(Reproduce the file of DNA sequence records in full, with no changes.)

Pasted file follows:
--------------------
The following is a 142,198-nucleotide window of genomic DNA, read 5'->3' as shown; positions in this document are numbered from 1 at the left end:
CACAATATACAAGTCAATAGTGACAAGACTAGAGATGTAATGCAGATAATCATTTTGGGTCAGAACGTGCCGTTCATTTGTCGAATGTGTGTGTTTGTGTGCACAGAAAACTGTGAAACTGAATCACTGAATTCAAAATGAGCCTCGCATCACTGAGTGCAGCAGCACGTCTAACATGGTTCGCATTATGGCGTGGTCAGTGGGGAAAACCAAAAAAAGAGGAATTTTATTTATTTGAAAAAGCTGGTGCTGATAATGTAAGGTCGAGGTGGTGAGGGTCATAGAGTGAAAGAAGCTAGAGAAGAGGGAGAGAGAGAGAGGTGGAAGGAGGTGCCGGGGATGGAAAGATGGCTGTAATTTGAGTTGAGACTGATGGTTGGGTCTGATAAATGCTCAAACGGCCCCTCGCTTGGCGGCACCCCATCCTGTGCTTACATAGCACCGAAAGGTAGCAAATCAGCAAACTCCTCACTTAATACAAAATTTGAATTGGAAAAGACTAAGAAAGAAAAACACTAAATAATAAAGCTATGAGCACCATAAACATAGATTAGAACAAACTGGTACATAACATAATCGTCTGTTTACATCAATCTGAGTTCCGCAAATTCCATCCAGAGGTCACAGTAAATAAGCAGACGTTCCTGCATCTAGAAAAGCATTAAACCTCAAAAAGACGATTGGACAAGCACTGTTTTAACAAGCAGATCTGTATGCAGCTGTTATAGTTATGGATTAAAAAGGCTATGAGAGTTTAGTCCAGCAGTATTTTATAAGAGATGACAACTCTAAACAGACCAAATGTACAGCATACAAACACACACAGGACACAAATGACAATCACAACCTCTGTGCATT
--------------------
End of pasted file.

The following is a 142,198-nucleotide window of genomic DNA, read 5'->3' as shown; positions in this document are numbered from 1 at the left end:
CACAATATACAAGTCAATAGTGACAAGACTAGAGATGTAATGCAGATAATCATTTTGGGTCAGAACGTGCCGTTCATTTGTCGAATGTGTGTGTTTGTGTGCACAGAAAACTGTGAAACTGAATCACTGAATTCAAAATGAGCCTCGCATCACTGAGTGCAGCAGCACGTCTAACATGGTTCGCATTATGGCGTGGTCAGTGGGGAAAACCAAAAAAAGAGGAATTTTATTTATTTGAAAAAGCTGGTGCTGATAATGTAAGGTCGAGGTGGTGAGGGTCATAGAGTGAAAGAAGCTAGAGAAGAGGGAGAGAGAGAGAGGTGGAAGGAGGTGCCGGGGATGGAAAGATGGCTGTAATTTGAGTTGAGACTGATGGTTGGGTCTGATAAATGCTCAAACGGCCCCTCGCTTGGCGGCACCCCATCCTGTGCTTACATAGCACCGAAAGGTAGCAAATCAGCAAACTCCTCACTTAATACAAAATTTGAATTGGAAAAGACTAAGAAAGAAAAACACTAAATAATAAAGCTATGAGCACCATAAACATAGATTAGAACAAACTGGTACATAACATAATCGTCTGTTTACATCAATCTGAGTTCCGCAAATTCCATCCAGAGGTCACAGTAAATAAGCAGACGTTCCTGCATCTAGAAAAGCATTAAACCTCAAAAAGACGATTGGACAAGCACTGTTTTAACAAGCAGATCTGTATGCAGCTGTTATAGTTATGGATTAAAAAGGCTATGAGAGTTTAGTCCAGCAGTATTTTATAAGAGATGACAACTCTAAACAGACCAAATGTACAGCATACAAACACACACAGGACACAAATGACAATCACAACCTCTGTGCATT